Volume 69 Number 2 Abstracts

Recovering the Past for the Future: Guilt, Memory, and Lidiia Ginzburg’s Notes of a Blockade Person

Emily Van Buskirk

In this article, Emily Van Buskirk uses archival manuscripts to peel back layers of Lidiia Ginzburg’s palimpsestic Notes of a Blockade Person. She finds in Notes the fragmentary, distanced, and carefully contained traces of Ginzburg’s “A Story of Pity and Cruelty,” an intense narrative about guilt and remorse. Relying on Ginzburg’s own scholarship, Van Buskirk argues that the author’s transformations of experience across multiple texts were inspired by Aleksandr Herzen. Herzen provided a model for developing-out of a family tragedy, personal failure, guilt, and remorse-an elevated memoir that would serve history. Yet Ginzburg’s notion of character, her ethics, and her documentary aesthetic were born of a different era and gave rise to different kinds of narratives, written in the third person about a slightly generalized other, in a single situation. In Ginzburg’s attempts to represent the typical Leningrad intellectual’s blockade experiences there are tensions (characteristic of documentary literature) between desires for universality and specificity. Self-examination battles against self-exposure, while a commitment to literature of fact withstands an aversion to autobiography.

A Politeia in Besiegement: Lidiia Ginsburg on the Siege of Leningrad as a Political Paradigm

Irina Sandomirskaia

In her reading of Ginzburg’s notes about the siege of Leningrad, Irina Sandomirskaia emphasizes Ginzburg’s conceptualization of besiegement as the imprisonment of a polity inside a tautology. In the reality of the siege as depicted by Ginzburg, the extinction of life occurs in a self-devastating repetitiveness that dominates space, time, body, communication, action, thought, and ethics. Sandomirskaia interprets Ginzburg’s conceptualization of besiegement from within in terms of Michel Foucault’s biopower, when life is administered and selectively awarded as an entitlement, depending on how the administration understands the usefulness of that life for the war economy. As a result, a dystrophic body politic develops, as the polis in besiegement is subject to devastation and implosion, reproducing the bodily processes of a patient dying from alimentary dystrophy. Ginzburg resolutely questions the biopolitical solution by presenting an alternative in the individual politics of “loopholes of lesser evil.”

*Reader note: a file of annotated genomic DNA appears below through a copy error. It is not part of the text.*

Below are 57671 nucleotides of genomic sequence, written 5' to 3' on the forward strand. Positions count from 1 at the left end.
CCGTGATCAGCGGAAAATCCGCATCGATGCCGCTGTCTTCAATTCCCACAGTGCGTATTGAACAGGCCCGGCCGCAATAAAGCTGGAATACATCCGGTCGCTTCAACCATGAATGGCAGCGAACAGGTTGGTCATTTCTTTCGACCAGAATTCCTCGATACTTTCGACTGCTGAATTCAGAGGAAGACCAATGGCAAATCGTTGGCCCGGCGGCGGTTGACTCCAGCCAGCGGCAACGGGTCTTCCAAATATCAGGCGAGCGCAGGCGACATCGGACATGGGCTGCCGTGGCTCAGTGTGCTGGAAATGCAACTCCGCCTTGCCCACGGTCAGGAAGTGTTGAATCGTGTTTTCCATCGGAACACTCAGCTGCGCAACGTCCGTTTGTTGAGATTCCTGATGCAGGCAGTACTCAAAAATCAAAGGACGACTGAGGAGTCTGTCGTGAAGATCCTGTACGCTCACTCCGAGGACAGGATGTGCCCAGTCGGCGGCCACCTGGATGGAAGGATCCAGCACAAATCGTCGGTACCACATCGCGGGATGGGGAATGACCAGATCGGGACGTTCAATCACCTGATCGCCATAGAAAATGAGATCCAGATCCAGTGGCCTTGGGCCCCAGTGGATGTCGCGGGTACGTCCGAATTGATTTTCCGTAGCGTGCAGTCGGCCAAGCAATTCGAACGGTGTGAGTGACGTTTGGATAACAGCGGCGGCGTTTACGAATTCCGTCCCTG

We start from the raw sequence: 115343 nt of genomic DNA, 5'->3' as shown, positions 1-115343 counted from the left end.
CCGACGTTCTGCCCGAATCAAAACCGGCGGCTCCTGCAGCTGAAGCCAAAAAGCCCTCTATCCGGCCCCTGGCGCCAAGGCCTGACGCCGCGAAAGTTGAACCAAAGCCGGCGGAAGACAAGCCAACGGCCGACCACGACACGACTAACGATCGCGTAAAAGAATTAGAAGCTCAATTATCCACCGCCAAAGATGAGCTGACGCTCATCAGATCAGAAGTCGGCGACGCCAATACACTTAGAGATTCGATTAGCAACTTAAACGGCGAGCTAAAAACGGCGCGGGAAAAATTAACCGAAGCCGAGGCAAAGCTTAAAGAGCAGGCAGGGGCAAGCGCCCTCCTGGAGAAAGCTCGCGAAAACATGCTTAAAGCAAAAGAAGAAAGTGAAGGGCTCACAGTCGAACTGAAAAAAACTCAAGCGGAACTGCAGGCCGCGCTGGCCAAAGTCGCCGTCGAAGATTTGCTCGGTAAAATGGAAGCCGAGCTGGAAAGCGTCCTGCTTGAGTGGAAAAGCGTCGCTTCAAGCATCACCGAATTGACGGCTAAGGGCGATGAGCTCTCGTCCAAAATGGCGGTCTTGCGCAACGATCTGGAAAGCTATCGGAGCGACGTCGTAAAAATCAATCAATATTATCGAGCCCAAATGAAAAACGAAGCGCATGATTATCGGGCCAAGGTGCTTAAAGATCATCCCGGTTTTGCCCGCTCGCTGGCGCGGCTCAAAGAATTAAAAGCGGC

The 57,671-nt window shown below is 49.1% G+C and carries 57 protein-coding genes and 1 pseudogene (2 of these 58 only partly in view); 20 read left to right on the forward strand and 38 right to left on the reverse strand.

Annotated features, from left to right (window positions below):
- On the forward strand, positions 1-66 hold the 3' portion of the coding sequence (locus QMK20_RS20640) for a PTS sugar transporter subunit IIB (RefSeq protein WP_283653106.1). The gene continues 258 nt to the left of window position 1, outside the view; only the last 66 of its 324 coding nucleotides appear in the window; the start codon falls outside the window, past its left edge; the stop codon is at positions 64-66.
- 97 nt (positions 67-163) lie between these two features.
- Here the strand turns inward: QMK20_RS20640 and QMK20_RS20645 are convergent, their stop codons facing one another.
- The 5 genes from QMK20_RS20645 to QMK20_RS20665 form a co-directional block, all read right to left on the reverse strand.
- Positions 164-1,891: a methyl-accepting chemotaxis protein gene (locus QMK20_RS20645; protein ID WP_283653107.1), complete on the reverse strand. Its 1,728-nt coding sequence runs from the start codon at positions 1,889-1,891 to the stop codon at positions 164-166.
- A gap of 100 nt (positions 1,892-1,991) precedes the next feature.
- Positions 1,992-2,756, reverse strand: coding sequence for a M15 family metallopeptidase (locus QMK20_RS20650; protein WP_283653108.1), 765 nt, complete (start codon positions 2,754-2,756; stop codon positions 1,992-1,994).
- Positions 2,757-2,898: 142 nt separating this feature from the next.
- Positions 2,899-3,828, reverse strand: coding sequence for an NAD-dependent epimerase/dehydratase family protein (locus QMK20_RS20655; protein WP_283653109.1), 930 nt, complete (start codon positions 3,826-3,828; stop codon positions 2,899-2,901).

The Spectacle of the Besieged City: Repurposing Cultural Memory in Leningrad, 1941-1944

Polina Barskova

Focusing on less studied areas of the twentieth-century war experience, this article investigates the notions of “urban beauty” and “urban spectacle” as experienced by the residents of besieged Leningrad. Polina Barskova suggests that, via an estrangement effect, the siege gaze replaces the unrepresentable traumatic experience of presentness with an aestheticized cultural past containing such useable notions of cultural memory as ruin, stage set, monument, and frame. This replacement can be described as a siege urbanscape sublime, a sublime lying not in the distinction between the horrific and the beautiful but rather in the observer’s tendency to substitute the horrific with the beautiful. This particular species of sublime aims at psychologicalanesthesia and is thoroughly oxymoronic: the intense clashing of opposites-to the point that oxymoronic sensibility leads to rhetorical confluence-alerts us to the connection between the aesthetic discourse of besieged Leningrad and the perennial Petersburg text, thus opening new opportunitiesfor the study of the functioning of cultural memory in Soviet society.

The Liberal Gene: Sociobiology as Emancipatory Discourse in the Late Soviet Union

Yvonne Howell

Sociobiology investigates all manifestations of human nature-including our moral, aesthetic, and intellectual strivings-from the perspective of evolutionary biology. In this article, Yvonne Howell examines V. P. Efroimson’s controversial 1971 Novyi mir article, “The Genealogy of Altruism: Ethics from the Perspective of Human Evolutionary Genetics,” in order to point out one of the paradoxes embedded in late Soviet culture: namely, the potentially reductive and reactionary discourse of sociobiology was used instead to make a compelling argument for social pluralism, intellectual freedom, and individual moral responsibility. Howell compares the initial rejection of sociobiology by liberals in the west with the valorization of Efroimson’s evolutionary ethics among a broad spectrum of the liberal, educated public in late USSR. She shows how Efroimson updated the “evolutionary humanism” championed by Soviet geneticists in the 1920s to challenge enduring Brezhnev-era dogma about the malleability of human nature. This account indicates a trajectory from earlier tensions between disciplining scripts for selfhood typical of Soviet modernism and alternative narratives (both humanistic and biological) for an ethics based on autonomous individual self-scripting.